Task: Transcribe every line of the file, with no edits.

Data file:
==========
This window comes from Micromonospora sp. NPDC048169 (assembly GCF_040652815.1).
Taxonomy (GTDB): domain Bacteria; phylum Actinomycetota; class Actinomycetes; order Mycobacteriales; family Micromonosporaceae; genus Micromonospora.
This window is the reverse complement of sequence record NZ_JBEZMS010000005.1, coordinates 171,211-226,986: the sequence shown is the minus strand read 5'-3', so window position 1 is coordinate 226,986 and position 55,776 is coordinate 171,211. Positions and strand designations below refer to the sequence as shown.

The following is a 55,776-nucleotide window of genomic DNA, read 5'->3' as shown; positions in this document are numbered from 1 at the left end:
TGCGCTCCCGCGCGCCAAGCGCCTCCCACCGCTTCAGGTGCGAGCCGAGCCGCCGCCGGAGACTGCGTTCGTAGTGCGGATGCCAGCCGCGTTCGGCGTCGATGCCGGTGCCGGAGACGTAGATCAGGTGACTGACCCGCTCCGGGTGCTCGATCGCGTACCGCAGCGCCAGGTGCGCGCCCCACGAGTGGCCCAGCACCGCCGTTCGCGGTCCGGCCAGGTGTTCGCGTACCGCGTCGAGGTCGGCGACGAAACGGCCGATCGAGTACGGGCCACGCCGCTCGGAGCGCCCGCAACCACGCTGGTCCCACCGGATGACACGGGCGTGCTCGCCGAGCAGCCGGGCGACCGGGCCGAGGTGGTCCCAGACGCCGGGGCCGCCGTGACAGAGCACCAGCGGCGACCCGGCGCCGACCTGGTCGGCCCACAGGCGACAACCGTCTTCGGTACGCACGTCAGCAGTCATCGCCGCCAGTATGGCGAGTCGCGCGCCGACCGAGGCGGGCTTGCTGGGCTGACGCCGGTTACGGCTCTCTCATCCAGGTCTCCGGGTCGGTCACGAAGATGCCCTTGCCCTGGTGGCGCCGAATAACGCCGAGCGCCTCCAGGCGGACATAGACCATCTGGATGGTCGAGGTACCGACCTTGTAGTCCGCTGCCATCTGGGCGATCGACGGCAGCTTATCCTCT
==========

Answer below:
This window comes from Micromonospora sp. NPDC048169 (assembly GCF_040652815.1).
Taxonomy (GTDB): domain Bacteria; phylum Actinomycetota; class Actinomycetes; order Mycobacteriales; family Micromonosporaceae; genus Micromonospora.
This window is the reverse complement of sequence record NZ_JBEZMS010000005.1, coordinates 171,211-226,986: the sequence shown is the minus strand read 5'-3', so window position 1 is coordinate 226,986 and position 55,776 is coordinate 171,211. Positions and strand designations below refer to the sequence as shown.

The following is a 55,776-nucleotide window of genomic DNA, read 5'->3' as shown; positions in this document are numbered from 1 at the left end:
TGCGCTCCCGCGCGCCAAGCGCCTCCCACCGCTTCAGGTGCGAGCCGAGCCGCCGCCGGAGACTGCGTTCGTAGTGCGGATGCCAGCCGCGTTCGGCGTCGATGCCGGTGCCGGAGACGTAGATCAGGTGACTGACCCGCTCCGGGTGCTCGATCGCGTACCGCAGCGCCAGGTGCGCGCCCCACGAGTGGCCCAGCACCGCCGTTCGCGGTCCGGCCAGGTGTTCGCGTACCGCGTCGAGGTCGGCGACGAAACGGCCGATCGAGTACGGGCCACGCCGCTCGGAGCGCCCGCAACCACGCTGGTCCCACCGGATGACACGGGCGTGCTCGCCGAGCAGCCGGGCGACCGGGCCGAGGTGGTCCCAGACGCCGGGGCCGCCGTGACAGAGCACCAGCGGCGACCCGGCGCCGACCTGGTCGGCCCACAGGCGACAACCGTCTTCGGTACGCACGTCAGCAGTCATCGCCGCCAGTATGGCGAGTCGCGCGCCGACCGAGGCGGGCTTGCTGGGCTGACGCCGGTTACGGCTCTCTCATCCAGGTCTCCGGGTCGGTCACGAAGATGCCCTTGCCCTGGTGGCGCCGAATAACGCCGAGCGCCTCCAGGCGGACATAGACCATCTGGATGGTCGAGGTACCGACCTTGTAGTCCGCTGCCATCTGGGCGATCGACGGCAGCTTATCCTCT